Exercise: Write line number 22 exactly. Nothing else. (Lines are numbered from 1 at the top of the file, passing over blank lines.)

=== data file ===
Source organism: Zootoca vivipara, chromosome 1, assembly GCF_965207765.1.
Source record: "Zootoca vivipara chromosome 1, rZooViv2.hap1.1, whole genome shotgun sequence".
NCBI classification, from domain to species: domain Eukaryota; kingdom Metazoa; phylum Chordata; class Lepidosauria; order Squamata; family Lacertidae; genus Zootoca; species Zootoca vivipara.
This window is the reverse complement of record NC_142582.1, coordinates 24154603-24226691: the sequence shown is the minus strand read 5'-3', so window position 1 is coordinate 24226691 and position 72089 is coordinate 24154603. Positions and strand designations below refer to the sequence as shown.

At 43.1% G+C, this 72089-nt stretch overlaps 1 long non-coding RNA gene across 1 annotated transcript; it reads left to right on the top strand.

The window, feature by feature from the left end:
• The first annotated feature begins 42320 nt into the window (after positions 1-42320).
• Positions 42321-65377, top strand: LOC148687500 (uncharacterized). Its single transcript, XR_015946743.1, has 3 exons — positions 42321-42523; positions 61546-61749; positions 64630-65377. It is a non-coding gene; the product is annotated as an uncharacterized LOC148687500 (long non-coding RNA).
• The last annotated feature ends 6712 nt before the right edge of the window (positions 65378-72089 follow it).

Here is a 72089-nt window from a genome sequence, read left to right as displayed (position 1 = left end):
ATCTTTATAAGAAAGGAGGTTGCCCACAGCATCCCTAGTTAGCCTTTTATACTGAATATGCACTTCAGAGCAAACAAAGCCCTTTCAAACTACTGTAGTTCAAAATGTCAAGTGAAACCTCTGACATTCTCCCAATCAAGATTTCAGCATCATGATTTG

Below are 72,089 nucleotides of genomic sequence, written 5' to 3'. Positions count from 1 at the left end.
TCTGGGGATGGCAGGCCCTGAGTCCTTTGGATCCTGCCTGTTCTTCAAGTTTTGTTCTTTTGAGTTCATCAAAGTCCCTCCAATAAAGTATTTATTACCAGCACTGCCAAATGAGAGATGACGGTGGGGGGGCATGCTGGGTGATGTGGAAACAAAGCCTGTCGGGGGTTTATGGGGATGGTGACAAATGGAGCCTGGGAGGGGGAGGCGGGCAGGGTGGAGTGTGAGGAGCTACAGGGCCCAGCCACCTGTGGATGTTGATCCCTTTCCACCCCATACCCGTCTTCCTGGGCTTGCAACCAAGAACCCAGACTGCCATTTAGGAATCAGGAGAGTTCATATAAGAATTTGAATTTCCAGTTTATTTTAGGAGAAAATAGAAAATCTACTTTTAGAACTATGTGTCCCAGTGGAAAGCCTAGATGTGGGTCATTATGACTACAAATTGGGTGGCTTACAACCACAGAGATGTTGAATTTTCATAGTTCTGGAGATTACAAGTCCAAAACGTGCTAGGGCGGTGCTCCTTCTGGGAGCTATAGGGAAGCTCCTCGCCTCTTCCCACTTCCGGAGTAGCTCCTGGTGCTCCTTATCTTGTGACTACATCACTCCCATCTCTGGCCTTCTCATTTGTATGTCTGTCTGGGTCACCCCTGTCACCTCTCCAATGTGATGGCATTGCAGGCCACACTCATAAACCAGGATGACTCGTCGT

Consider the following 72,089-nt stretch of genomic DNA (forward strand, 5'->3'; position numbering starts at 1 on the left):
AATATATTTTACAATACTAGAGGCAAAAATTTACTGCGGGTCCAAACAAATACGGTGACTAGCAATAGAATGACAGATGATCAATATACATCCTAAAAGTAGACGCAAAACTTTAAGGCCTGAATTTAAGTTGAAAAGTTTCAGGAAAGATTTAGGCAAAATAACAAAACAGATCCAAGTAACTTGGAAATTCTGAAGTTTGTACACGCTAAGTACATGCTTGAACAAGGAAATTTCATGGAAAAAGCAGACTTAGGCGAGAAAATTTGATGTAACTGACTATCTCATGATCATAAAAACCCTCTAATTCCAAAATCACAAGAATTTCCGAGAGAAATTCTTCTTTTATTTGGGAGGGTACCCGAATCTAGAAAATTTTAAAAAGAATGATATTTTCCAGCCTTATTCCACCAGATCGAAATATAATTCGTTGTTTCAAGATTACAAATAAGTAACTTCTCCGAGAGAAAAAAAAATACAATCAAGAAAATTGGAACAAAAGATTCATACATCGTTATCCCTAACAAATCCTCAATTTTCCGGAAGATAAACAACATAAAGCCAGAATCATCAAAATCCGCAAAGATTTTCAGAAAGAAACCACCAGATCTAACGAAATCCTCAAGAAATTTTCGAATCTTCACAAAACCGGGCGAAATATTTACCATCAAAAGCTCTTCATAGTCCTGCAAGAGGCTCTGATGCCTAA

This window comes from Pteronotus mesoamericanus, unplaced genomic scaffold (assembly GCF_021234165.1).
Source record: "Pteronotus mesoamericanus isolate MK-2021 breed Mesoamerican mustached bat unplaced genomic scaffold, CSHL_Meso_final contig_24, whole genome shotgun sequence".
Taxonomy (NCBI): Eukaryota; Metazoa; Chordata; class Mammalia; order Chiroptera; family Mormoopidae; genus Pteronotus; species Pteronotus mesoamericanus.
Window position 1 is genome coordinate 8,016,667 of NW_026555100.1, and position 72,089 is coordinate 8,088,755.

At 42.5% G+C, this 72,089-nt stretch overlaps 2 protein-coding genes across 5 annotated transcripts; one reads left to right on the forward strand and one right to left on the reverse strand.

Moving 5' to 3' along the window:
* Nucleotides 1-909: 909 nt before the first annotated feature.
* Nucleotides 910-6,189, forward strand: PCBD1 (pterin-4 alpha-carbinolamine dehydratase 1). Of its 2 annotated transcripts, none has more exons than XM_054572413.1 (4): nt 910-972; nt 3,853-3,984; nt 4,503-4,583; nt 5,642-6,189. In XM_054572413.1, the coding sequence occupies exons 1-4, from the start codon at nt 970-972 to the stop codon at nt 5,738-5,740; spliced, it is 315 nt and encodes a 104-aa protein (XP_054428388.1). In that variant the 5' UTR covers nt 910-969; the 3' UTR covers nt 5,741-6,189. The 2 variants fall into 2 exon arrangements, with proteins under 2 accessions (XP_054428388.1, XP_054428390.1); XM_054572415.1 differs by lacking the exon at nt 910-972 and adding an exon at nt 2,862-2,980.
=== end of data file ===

* Nucleotides 1-909: 909 nt before the first annotated feature.